In earlier blogs, we discussed some of the advantages of case planning from a risk-reduction perspective. One of the key challenges in operating from a risk perspective is answering a critical question, Where do mental health symptoms fit when working with justice-involved adolescents and adults?Read More
Posted by Raymond Chip Tafrate, PhD, Damon Mitchell, PhD, & David J. Simourd, PhD on 10/10/19 10:36 PM
We corrections professionals love to drop the r-bomb. I’m not talking about responsivity, although it is a critical component of EBP that is often neglected if not outright ignored. I’m talking about RISK, that four-letter word that precedes need every time we talk about supervising justice-involved individuals. Assessing criminogenic risk is fundamental to our mission; that’s a given. But what message do we send when we say someone is high risk? Are we poisoning the well, compounding the stigma, and adding barriers to achieving those other coveted “r-words” - rehabilitation, reintegration, and recidivism reduction?Read More
This is the 4th of a 7 part series on The Risk Principle Simplified. Subscribe to our blog and get the series delivered right to your inbox.
What does "High Intensity" mean?
While the principle of matching risk level to treatment intensity level is almost universally accepted, an adequate definition of “intensity” is rarely given. The best definition is offered by Ed Latessa and Christopher Lowenkamp of the University of Cincinnati in their 2004 article titled, “Residential Community Corrections and the Risk Principle: Lessons Learned in Ohio”. The authors believe strongly in quality of treatment and have published several useful articles about its importance, but in this article they lay out a useful definition of intervention “intensity”.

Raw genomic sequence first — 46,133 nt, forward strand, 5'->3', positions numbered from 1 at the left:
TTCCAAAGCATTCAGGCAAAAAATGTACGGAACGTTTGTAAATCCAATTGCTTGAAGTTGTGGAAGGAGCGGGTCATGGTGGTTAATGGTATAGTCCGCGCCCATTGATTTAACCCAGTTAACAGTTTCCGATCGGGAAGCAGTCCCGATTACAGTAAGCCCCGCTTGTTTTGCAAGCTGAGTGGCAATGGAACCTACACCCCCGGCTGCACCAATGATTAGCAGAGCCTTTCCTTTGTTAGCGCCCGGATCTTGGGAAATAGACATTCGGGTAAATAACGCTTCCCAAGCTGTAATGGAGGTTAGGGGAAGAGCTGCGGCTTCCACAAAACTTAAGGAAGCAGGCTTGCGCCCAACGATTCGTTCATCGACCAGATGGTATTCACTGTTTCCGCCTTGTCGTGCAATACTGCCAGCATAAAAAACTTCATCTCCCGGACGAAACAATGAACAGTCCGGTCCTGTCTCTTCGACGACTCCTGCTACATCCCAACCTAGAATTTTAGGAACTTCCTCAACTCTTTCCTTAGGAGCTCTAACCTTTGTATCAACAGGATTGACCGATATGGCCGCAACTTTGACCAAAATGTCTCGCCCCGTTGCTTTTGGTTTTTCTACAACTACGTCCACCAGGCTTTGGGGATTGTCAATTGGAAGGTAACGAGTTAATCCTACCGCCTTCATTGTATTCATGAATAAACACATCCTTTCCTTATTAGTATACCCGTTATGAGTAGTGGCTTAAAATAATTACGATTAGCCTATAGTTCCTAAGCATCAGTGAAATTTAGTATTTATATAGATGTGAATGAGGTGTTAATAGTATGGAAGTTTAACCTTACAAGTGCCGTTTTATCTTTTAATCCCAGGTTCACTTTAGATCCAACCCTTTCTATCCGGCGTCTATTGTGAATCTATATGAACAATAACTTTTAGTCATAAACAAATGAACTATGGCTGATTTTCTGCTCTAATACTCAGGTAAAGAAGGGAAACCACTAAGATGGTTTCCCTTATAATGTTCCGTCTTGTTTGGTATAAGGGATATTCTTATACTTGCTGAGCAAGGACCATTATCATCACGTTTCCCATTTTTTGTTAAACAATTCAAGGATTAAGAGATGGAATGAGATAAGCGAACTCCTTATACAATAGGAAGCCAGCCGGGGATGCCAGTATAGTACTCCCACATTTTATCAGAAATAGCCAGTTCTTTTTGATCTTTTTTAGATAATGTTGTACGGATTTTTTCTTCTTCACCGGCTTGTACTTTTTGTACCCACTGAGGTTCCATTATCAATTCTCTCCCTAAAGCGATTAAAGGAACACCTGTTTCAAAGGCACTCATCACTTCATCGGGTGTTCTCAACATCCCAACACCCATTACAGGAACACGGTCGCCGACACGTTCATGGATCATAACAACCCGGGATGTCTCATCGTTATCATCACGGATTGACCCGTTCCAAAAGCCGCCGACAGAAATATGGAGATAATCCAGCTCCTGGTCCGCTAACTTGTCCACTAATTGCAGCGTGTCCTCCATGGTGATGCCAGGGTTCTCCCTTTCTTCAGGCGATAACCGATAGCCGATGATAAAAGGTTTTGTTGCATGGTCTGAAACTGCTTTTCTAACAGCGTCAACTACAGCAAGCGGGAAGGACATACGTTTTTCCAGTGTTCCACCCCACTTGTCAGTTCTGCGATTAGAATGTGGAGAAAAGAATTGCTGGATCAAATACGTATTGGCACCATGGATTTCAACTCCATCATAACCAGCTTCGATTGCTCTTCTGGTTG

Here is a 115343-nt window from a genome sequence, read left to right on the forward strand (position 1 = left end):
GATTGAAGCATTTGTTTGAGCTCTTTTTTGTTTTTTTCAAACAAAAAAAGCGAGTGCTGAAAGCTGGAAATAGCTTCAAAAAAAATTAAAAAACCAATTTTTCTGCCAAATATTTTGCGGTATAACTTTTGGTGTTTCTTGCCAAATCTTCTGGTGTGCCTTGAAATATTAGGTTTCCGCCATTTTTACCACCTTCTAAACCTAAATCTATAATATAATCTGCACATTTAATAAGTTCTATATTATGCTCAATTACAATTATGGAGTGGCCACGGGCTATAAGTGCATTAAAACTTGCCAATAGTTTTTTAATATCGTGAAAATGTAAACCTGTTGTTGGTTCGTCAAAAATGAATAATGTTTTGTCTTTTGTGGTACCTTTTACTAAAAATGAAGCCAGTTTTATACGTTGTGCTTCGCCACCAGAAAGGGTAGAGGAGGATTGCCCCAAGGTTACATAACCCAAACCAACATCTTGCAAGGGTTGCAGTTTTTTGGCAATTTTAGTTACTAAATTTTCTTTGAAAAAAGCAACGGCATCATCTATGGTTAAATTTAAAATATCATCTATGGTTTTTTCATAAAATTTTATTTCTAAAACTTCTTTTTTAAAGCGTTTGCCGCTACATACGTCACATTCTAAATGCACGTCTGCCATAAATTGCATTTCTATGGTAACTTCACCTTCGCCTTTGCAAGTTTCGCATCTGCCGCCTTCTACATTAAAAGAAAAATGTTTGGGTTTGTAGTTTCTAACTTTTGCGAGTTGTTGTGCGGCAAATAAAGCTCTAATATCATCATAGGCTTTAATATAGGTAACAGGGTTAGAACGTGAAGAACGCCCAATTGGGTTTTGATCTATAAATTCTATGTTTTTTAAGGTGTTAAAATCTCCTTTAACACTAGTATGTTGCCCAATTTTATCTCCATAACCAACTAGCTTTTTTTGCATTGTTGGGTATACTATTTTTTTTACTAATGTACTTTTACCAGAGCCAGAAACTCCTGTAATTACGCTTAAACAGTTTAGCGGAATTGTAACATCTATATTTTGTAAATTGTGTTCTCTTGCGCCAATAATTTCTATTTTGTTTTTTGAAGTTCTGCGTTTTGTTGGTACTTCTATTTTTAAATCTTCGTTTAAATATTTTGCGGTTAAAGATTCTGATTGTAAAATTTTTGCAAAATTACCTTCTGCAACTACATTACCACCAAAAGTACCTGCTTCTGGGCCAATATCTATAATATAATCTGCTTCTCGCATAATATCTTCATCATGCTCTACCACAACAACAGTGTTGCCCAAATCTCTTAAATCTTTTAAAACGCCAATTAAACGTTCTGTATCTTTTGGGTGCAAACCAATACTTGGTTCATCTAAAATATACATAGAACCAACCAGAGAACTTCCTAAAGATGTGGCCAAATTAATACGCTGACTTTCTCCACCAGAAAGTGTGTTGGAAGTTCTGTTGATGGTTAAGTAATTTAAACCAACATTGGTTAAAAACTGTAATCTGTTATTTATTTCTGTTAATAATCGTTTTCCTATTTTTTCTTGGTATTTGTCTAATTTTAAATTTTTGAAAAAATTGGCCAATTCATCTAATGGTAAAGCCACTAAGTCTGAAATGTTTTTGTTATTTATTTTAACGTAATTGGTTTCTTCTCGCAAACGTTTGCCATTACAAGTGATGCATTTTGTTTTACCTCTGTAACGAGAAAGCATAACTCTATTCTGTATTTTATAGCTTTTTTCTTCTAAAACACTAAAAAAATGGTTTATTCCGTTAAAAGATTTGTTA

- High intensity intervention equals residential placement and low intensity treatment equals non-residential treatment.
Along with providing, in my opinion, the best definition of “intensity,” this article also provided greater evidence of the importance of matching risk level to intervention intensity. A central finding in the study was:
- When low risk offenders are placed in residential facilities, their rate of reoffending is higher than for low risk offenders who do not receive residential placement.
Posted by Evan C. Crist, Psy.D. on 4/16/15 12:22 PM
This is the 7th of a 7 part series on The Risk Principle Simplified. Subscribe to our blog and get the next series delivered right to your inbox.
Allowing High Risk Offenders to "Fail First"
While the danger of over-intervening with low risk offenders is generally acknowledged and respected, there is a trend toward policy makers ignoring the opposite side of the coin. For a variety of political and financial reasons, high risk offenders are receiving low intensity interventions under a “fail first model”. Instead of matching intensity of the intervention to the assessed risk level, high risk offenders are being provided low intensity interventions with the idea that when they fail, they will be provided a higher level of supervision. This policy has negative consequences for the following stakeholders: Victims, Offenders and The EBP Movement.Read More
Posted by Evan C. Crist, Psy.D. on 4/9/15 12:13 PM
This is the 6th of a 7 part series on The Risk Principle Simplified. Subscribe to our blog and get the series delivered right to your inbox.
What factors contribute to risk?
Just like the insurance industry, the risk model for offenders has very specific factors to consider. These models were developed in the exact same way that life insurance risk levels are determined. The life insurance industry looks at factors that correlate with early death. The criminal risk model looks at factors that correlate with future criminal behavior. Similarly, some of these factors can be changed (“dynamic risk factors” or “needs”) and others are static. Our next white paper, The Need Principle Simplified, will address “The Key 3” and how various offender situational and personal characteristics interact to increase or decrease criminogenic risk.
When High Risk is Too High: The Psychopath
Imagine what you would be capable of if you were completely self-interested and did not experience fear or guilt. While it is tough to even imagine,Read More